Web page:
Tuesday, July 03, 2012

Giant Hogweed (Heracleum mantegazzianum)


Giant Hogweed (Heracleum mantegazzianum) found growing in the middle of Frome, in a small close surrounded by houses. This amazing plant, native to the Caucasus, was introduced to the UK in the nineteenth century and is evidently here to stay. (From the UK it has spread to much of W. Europe and N. America)

The photo below gives a better view of the plant, but without such an obvious scale comparison.



Contact with the plant can lead to a nasty rash, or rather burn, with scarring, hyperpigmentation and long-term hypersensitivity to sunlight. This happens if the plant's furanocoumarins get under your skin. They absorb photons and react with them, so every time you expose the affected area to sunlight, then back comes the inflammation.  (Similar to parsnips, both wild and cultivated, but these usually present more of a risk to farmers, growers and walkers, and less of a risk to children in town.)



A younger plant nearby. The plants are monocarpal, that is, they live for 5-7 years but only flower in their final year.



This one must have been damaged earlier in the year, and consequently is only the same height as a normal hogweed. It did give me a chance to get closer to the flowers.

You can still tell it isn't normal hogweed, mainly because the leaves look so different. Hogweed (H. sphondylium) is hispid, i.e. harshly bristly-hairy, on nearly all surfaces.Giant Hogweed is, at most, softly pubescent (I told you not to touch it!!), and the upper surface of the rather lax-looking  leaves is pretty much hairless.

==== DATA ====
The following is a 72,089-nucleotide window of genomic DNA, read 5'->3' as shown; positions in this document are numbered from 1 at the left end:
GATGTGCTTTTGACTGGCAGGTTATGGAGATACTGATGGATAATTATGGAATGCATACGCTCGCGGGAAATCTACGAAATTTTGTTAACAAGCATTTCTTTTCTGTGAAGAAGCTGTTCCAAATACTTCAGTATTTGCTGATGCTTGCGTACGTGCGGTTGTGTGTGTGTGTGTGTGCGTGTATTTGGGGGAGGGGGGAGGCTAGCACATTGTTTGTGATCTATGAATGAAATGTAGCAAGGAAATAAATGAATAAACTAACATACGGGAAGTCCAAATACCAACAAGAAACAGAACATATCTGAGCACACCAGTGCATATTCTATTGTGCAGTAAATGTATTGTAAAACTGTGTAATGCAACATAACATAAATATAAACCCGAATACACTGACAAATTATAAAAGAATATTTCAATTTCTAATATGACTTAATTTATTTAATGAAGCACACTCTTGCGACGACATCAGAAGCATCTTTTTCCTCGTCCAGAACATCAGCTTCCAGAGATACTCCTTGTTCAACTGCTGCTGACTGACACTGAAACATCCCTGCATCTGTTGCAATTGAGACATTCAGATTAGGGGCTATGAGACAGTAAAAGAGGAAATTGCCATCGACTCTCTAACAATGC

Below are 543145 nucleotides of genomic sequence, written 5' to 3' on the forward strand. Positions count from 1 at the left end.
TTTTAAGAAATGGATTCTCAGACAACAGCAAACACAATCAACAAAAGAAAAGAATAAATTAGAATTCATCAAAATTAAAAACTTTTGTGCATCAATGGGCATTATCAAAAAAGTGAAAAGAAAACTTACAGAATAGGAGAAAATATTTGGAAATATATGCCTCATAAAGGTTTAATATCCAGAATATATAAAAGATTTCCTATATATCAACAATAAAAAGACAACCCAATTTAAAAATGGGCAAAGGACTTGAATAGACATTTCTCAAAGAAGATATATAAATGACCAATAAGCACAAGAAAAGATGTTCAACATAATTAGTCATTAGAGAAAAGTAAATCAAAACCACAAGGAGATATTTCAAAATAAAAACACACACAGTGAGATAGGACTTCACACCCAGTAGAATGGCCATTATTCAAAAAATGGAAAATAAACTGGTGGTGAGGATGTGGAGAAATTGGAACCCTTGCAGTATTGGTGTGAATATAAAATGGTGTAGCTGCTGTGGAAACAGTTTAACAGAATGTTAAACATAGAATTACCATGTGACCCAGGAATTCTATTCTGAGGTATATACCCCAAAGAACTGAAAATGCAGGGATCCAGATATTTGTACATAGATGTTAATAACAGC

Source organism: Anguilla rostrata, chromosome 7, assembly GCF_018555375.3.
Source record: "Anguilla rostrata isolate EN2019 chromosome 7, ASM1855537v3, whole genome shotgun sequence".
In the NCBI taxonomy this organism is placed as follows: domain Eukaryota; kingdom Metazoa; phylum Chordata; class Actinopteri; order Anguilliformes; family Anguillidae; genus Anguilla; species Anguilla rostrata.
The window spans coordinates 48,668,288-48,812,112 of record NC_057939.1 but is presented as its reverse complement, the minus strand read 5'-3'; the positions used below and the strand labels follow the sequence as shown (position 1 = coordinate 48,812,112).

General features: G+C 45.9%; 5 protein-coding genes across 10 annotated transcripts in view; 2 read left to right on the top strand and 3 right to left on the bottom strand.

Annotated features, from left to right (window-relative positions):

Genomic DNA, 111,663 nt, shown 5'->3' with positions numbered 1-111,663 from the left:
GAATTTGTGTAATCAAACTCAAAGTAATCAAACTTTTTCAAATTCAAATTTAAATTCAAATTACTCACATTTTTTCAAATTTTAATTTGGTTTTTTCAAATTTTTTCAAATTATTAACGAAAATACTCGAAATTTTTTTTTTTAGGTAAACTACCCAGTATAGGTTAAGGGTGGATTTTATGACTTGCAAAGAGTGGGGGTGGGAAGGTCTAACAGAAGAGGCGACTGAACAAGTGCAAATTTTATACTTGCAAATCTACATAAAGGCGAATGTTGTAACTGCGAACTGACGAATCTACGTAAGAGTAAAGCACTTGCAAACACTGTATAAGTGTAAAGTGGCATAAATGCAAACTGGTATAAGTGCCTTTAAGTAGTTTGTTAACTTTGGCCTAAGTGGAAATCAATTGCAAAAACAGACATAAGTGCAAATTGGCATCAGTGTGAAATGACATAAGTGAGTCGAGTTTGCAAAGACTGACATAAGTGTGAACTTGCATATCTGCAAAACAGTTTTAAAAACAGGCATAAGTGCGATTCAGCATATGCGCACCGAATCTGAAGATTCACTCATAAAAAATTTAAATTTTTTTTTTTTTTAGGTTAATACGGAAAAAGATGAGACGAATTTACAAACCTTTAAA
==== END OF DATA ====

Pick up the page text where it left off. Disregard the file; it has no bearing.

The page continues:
Compound umbel, above.

Below is one of the individual umbellules. 


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2 Comments:

At 3:35 pm, Blogger Vincent said...

I had a close encounter with a hogweed this time last year as written up at the time.

I'm wondering why this plant has evolved such deadly weaponry and who its intended enemies were as it became a species. (How anything becomes a species at all seems to be a very odd mystery, but that's too big a question to ask you I suppose.)

 
At 10:25 pm, Blogger Michael Peverett said...

That's a very nice post. Pessoa and you in symbiosis.

I suppose a lot of lowland plants seek to defend themselves against grazing. That would be particularly important when the flowers take five years to produce. But I realize that this isn't a complete explanation, because it begs the question why not all such plants have the same properties.

 

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